OCT 14, 2013
This retrospective study found that approximately one in six glaucoma patients will go bilaterally blind in their lifetime, while more than 40 percent will go blind in at least one eye.
It is noteworthy that the population studied only included patients with primary open-angle glaucoma and pseudoexfolation glaucoma. Pseudoexfoliation glaucoma represented 40.2 percent of the patient population and the median age at death was 87 years old, which is likely not representative of the glaucoma population in the United States.
The authors reviewed the charts of 592 patients in the Swedish city of Malmo with manifest glaucoma and visual field loss who died between January 1, 2006, and June 30, 2010.
At the time of the last visit, 250 patients (42.2 percent) had at least one blind eye because of glaucoma, while 97 patients (16.4 percent) were bilaterally blind, and 12 patients (0.5 percent) had low vision. Median time with a glaucoma diagnosis was 12 years, median age when developing bilateral blindness was 86 years, and median duration of bilateral blindness was two years. The cumulative incidence for glaucoma-related blindness in at least one eye and bilateral blindness was 26.5 percent and 5.5 percent, respectively, at 10 years and 38.1 percent and 13.5 percent, respectively, at 20 years after diagnosis.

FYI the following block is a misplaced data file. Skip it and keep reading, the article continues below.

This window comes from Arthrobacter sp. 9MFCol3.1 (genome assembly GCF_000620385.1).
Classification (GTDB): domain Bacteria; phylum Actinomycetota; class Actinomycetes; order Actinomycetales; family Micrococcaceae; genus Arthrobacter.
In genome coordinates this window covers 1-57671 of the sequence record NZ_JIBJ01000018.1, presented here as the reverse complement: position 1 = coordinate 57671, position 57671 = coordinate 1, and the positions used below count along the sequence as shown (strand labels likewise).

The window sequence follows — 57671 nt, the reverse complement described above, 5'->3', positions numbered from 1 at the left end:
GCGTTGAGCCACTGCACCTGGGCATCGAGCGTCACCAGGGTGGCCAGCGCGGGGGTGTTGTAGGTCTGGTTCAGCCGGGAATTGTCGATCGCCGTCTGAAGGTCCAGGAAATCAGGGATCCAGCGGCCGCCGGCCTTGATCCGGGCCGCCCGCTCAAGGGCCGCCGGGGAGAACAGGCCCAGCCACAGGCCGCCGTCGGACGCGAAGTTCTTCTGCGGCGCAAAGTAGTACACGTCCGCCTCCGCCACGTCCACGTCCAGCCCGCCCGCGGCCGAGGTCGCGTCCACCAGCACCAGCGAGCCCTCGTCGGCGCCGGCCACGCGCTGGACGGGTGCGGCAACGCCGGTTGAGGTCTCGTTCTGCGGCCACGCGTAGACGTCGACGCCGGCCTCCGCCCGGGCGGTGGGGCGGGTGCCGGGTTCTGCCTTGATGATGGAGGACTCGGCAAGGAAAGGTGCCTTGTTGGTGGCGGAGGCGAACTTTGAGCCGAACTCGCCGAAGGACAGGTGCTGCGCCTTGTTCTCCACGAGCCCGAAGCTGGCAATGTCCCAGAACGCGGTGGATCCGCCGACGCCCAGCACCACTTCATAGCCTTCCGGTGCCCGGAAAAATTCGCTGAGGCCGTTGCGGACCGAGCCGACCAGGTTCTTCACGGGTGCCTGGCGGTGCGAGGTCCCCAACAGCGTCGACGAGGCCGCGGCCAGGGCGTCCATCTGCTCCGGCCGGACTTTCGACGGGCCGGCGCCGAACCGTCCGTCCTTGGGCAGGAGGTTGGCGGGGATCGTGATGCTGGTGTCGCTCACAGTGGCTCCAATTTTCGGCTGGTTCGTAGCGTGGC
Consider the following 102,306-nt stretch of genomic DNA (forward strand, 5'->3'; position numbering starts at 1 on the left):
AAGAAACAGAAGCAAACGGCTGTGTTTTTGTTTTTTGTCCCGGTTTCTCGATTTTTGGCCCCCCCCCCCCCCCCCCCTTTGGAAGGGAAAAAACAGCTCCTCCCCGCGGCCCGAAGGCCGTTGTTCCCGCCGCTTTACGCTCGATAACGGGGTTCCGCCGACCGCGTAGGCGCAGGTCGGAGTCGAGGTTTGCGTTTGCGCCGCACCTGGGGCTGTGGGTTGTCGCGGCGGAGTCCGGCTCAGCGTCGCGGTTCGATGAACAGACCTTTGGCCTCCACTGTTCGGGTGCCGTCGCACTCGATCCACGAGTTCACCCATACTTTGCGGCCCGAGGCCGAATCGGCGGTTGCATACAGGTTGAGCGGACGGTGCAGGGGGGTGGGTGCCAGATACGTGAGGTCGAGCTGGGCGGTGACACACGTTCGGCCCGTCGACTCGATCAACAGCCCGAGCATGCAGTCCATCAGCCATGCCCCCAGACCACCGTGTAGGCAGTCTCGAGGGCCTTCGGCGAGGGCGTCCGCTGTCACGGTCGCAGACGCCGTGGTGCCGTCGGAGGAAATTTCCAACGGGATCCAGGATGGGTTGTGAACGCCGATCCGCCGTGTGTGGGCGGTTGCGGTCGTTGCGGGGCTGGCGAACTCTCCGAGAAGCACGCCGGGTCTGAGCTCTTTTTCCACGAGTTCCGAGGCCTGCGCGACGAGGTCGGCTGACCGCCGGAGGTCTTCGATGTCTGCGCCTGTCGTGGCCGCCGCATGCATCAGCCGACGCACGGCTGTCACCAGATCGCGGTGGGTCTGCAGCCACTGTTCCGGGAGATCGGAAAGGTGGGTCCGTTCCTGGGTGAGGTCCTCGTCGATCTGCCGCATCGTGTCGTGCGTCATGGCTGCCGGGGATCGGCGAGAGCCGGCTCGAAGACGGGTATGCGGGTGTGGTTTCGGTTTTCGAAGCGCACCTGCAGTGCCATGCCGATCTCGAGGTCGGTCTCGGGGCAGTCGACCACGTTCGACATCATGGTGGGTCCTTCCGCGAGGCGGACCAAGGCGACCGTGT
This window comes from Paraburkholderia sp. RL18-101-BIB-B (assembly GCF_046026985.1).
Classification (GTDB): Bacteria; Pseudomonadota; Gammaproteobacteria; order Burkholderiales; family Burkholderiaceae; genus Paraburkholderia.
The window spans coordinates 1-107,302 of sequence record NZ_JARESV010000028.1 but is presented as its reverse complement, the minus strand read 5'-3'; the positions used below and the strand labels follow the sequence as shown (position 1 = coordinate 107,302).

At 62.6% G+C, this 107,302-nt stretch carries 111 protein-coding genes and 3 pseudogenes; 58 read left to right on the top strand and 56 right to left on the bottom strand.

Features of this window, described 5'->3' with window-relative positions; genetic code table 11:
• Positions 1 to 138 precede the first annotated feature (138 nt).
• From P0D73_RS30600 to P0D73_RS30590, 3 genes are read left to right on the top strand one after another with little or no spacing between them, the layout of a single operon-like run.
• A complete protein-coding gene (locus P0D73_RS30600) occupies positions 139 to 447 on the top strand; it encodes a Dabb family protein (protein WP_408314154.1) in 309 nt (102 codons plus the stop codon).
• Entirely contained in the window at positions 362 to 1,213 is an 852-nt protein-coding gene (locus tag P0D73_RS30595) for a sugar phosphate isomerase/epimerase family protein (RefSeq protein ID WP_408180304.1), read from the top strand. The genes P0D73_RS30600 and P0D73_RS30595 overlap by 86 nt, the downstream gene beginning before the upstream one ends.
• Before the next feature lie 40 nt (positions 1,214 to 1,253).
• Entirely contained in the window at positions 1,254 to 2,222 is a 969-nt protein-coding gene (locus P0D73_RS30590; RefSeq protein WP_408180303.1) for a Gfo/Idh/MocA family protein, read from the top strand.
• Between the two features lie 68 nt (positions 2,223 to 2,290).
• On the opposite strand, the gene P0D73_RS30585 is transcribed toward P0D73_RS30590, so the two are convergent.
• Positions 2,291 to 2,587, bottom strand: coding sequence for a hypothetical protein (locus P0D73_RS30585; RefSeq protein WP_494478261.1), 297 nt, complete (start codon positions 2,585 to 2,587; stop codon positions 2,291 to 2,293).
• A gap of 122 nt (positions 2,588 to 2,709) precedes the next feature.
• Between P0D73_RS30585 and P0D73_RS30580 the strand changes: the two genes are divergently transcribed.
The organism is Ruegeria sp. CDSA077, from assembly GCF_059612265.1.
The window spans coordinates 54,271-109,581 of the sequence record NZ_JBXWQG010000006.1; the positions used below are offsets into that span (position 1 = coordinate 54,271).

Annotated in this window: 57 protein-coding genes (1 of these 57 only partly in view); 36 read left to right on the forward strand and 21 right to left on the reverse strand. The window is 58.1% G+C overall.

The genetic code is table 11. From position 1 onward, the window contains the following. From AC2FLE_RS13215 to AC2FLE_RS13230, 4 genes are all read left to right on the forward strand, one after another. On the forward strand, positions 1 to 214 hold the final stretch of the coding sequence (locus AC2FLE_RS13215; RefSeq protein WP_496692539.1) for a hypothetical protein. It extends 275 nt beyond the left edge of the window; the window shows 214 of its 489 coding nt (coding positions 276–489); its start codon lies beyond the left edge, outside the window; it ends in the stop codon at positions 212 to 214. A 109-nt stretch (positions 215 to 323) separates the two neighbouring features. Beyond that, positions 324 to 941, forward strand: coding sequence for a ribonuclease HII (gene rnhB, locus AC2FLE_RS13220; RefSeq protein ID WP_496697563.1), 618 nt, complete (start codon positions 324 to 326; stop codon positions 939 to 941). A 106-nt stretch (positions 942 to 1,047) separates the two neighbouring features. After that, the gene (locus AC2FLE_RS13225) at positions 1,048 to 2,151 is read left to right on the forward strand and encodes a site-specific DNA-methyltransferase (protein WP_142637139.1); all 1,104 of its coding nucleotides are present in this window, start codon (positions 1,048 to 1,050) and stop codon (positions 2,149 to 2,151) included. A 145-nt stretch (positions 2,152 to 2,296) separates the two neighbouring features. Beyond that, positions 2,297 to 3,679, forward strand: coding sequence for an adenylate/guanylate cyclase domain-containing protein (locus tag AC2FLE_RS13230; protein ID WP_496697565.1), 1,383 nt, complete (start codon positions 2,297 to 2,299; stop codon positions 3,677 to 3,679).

They note that with life expectancies increasing, glaucoma patients will have the disease for longer and it is possible that the lifetime risk of glaucoma blindness may increase even further.